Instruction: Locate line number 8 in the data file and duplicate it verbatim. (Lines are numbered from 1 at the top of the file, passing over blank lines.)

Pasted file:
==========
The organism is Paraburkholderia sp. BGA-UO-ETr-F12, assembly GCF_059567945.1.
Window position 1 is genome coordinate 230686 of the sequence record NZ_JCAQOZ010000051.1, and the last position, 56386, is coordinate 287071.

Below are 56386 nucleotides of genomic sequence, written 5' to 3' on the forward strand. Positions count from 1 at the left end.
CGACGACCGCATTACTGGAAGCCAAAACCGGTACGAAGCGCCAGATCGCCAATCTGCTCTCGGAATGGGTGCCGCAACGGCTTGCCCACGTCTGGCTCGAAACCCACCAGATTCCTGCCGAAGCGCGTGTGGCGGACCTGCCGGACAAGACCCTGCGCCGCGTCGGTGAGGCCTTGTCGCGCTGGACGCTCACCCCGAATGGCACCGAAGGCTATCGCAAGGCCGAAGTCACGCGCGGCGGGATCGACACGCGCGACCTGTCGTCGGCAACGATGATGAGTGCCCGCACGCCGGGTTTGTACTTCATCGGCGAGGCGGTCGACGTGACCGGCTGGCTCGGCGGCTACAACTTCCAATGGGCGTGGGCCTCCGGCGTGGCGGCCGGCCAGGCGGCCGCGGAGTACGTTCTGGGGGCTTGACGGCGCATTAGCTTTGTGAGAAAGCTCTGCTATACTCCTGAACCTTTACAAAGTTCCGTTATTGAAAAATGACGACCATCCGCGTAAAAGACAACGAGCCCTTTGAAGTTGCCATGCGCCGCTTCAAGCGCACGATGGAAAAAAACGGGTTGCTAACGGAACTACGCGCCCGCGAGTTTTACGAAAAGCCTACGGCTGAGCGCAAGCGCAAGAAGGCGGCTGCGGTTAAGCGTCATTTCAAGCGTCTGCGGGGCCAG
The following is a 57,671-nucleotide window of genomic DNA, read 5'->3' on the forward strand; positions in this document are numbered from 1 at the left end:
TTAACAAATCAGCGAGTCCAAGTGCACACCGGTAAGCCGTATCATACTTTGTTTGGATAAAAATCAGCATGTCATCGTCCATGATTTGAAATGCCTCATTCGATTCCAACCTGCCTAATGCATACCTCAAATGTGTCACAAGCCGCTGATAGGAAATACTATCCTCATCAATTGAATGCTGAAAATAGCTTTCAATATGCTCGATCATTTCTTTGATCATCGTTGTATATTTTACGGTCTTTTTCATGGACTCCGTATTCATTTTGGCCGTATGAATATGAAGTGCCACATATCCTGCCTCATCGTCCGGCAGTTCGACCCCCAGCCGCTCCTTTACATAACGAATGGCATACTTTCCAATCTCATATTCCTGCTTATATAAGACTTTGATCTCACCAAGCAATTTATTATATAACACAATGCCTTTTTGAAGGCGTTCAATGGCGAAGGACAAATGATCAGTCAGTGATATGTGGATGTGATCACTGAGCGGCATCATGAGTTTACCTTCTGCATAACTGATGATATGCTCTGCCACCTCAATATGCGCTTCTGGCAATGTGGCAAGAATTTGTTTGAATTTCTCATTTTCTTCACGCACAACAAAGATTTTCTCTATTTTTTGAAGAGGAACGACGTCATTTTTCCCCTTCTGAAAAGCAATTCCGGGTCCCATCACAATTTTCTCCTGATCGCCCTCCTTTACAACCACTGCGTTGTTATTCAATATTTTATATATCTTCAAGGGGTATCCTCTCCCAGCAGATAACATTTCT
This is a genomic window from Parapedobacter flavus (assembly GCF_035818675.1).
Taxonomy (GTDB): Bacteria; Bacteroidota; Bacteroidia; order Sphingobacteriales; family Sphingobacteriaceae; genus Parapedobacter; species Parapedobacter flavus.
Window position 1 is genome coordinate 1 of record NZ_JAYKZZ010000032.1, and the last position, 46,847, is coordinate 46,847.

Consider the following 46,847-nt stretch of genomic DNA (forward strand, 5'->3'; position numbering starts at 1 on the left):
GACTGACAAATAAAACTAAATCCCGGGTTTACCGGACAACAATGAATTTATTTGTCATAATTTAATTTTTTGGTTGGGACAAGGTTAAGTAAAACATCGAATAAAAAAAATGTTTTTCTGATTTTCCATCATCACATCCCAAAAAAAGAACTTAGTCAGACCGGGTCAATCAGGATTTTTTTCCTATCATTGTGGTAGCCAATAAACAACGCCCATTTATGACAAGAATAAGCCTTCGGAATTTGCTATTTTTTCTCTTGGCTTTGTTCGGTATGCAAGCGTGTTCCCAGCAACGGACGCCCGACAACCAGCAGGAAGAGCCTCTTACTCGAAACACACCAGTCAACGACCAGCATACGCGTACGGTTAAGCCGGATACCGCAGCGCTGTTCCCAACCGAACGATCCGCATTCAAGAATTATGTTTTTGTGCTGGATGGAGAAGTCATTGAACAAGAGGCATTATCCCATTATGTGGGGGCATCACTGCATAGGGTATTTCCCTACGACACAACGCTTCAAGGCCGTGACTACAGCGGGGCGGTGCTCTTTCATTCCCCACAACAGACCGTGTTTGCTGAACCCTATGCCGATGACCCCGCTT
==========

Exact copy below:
Taxonomy (GTDB): Bacteria; Bacteroidota; Bacteroidia; order Sphingobacteriales; family Sphingobacteriaceae; genus Parapedobacter; species Parapedobacter flavus.